Since we had Thanksgiving dinner away from home, to give us "leftovers" other than my contributions to the feast, I'd not only made broth but later roasted a turkey breast on a bed of diced carrot, celery, and onion and baked a small pan of sage and onion cornbread dressing.
The weather here has turned brisk, with temperatures dropping below freezing at night, so the obvious end for those leftovers was a nice, thick soup. The remains of the broth had been simmered with the turkey breast carcass and its bed of roasted vegetables to make it even richer. There was a little dab of the gravy left, and because we're now in Virginia, there was also a little leftover cooked dry-cured (country) ham, so both of those went into the pot as well.
We had it with buttered toast, but biscuits, a crusty baguette, or even crackers would also be fine accompaniments.
Turkey, Ham, and Orzo Soup
Serves 2-3 as a main dish
2 tablespoons unsalted butter, turkey fat skimmed from the roast drippings, or olive oil
1 medium onion, trimmed, split lengthwise, peeled, and diced
2 large carrots, trimmed, peeled, and diced
2 large ribs celery, scrubbed under cold running water, strung, and diced
1 medium clove garlic, lightly crushed, peeled, and minced
1 tablespoon chopped fresh sage
1 tablespoon chopped fresh parsley, plus more for garnish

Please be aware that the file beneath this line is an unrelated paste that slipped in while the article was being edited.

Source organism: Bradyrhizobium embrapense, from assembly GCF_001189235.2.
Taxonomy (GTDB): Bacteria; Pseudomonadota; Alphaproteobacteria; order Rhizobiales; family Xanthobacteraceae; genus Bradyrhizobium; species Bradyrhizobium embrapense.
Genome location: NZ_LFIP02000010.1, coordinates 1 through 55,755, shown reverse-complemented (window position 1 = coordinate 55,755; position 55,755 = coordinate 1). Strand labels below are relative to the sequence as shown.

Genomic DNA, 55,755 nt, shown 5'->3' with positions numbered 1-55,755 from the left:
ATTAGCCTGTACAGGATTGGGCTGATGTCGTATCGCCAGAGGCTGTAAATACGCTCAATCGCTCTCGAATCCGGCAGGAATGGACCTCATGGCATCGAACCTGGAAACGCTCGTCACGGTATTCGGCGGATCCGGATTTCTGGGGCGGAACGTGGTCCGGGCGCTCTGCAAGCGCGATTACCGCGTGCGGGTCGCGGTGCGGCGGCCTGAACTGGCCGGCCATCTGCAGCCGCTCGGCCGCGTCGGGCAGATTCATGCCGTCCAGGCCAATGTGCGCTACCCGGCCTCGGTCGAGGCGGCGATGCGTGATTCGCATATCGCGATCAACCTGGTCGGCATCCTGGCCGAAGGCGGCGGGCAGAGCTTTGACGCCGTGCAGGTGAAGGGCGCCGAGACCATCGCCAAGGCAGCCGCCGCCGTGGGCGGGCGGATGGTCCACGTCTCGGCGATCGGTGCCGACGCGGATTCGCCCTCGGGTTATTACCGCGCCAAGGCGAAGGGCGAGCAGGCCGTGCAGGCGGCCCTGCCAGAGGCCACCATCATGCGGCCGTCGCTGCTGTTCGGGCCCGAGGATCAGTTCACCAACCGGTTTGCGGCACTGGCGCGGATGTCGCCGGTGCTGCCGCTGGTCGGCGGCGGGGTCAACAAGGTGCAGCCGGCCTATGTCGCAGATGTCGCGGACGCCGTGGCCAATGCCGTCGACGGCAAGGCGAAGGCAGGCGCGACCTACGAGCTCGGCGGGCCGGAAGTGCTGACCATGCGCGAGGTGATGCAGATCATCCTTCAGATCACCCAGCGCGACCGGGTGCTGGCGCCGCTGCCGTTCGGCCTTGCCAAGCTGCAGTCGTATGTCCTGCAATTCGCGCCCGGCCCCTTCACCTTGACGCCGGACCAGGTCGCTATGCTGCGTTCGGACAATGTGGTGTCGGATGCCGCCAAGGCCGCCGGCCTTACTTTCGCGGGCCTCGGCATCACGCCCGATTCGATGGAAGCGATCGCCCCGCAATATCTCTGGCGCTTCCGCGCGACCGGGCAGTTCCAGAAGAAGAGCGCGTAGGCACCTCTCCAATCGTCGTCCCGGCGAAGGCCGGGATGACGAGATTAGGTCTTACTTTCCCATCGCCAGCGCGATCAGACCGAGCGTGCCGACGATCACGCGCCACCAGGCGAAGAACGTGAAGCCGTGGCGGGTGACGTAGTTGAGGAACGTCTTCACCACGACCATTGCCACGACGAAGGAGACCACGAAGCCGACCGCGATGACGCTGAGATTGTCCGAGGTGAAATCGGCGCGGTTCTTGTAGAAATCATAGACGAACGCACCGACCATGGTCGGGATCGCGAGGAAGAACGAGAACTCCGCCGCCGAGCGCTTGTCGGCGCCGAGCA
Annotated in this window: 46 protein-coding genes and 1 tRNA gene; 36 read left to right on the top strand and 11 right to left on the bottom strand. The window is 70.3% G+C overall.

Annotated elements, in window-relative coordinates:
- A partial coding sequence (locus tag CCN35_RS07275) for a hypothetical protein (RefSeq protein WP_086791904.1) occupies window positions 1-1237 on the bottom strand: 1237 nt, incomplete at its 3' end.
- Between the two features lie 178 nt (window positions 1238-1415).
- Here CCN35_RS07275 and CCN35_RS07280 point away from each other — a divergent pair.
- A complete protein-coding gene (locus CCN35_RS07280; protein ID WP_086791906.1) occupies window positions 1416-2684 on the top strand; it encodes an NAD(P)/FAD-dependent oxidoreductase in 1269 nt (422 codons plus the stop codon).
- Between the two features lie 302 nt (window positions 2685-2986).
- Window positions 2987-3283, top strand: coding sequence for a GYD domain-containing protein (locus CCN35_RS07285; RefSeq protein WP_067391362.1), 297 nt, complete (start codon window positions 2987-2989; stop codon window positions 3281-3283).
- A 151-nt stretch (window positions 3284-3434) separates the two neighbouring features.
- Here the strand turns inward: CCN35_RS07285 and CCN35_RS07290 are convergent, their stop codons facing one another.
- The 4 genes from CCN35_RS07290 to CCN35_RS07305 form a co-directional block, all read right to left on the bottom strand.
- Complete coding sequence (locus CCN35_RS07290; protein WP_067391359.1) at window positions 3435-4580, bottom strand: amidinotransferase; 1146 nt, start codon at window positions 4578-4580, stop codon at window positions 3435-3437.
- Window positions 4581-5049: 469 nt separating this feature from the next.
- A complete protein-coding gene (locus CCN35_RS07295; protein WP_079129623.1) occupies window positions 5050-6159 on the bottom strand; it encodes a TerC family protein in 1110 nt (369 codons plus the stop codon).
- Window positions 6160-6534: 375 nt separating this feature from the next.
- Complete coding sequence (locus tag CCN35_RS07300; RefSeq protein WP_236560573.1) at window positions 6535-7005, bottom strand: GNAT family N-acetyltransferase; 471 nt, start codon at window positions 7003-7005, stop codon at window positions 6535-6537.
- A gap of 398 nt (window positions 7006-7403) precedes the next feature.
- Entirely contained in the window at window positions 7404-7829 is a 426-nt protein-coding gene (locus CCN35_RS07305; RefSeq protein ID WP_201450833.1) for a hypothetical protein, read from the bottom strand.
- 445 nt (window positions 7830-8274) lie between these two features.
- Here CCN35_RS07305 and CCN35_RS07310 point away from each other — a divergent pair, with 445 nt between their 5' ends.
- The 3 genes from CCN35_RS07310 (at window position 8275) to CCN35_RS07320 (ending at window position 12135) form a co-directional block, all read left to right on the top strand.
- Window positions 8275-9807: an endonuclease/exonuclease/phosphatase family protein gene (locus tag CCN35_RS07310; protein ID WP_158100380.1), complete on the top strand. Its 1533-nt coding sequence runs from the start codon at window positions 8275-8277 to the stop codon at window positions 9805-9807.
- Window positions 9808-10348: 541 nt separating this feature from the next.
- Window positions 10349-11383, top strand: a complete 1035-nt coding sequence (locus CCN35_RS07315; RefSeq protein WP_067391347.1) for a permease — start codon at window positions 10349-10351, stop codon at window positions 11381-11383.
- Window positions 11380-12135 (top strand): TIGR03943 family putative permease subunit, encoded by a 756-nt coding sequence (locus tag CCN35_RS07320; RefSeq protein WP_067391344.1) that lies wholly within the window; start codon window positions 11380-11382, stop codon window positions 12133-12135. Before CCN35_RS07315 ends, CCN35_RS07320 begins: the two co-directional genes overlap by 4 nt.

4-5 cups Turkey Broth, see 24 November 2021: Turkey Broth and the Smells of Thanksgiving
½ cup leftover turkey gravy, optional
1 generous cup diced leftover cooked turkey
½ cup diced cooked ham, preferably dry-cured ("country") ham
1 cup frozen petite green peas
Salt and whole black pepper in a mill
½ cup orzo pasta
1. Put the fat and onion in a heavy-bottomed 3½-to-4 quart pot set over medium heat. Sauté until the onion is translucent but not colored, about 3 minutes, then add the carrot and celery. Continue cooking until they are crisp tender and the onion is pale gold, about 3-4 minutes longer. Add the garlic and herbs and sauté until fragrant, about a minute longer.
2. Stir in 4 cups of broth (and gravy, if using) and bring to a boil, stirring occasionally. Adjust the heat to a steady simmer and cook 3-4 minutes. Add the turkey, ham, and peas and let it come back to a simmer. Taste and season as needed with salt, pepper, and Worcestershire, going light on the salt at first, especially if you're using country ham. Simmer until the peas and other vegetables are tender, about 5-10 minutes.
3. Stir in the orzo and simmer until it's al dente, using the package directions as a rough guide, about 7-8 minutes. If it's too thick to suit you, thin it with more broth as needed. Taste and adjust the seasonings and simmer a minute longer. Serve with buttered toast, crackers, or a nice crusty baguette, if liked, garnishing each serving with a sprinkling of parsley.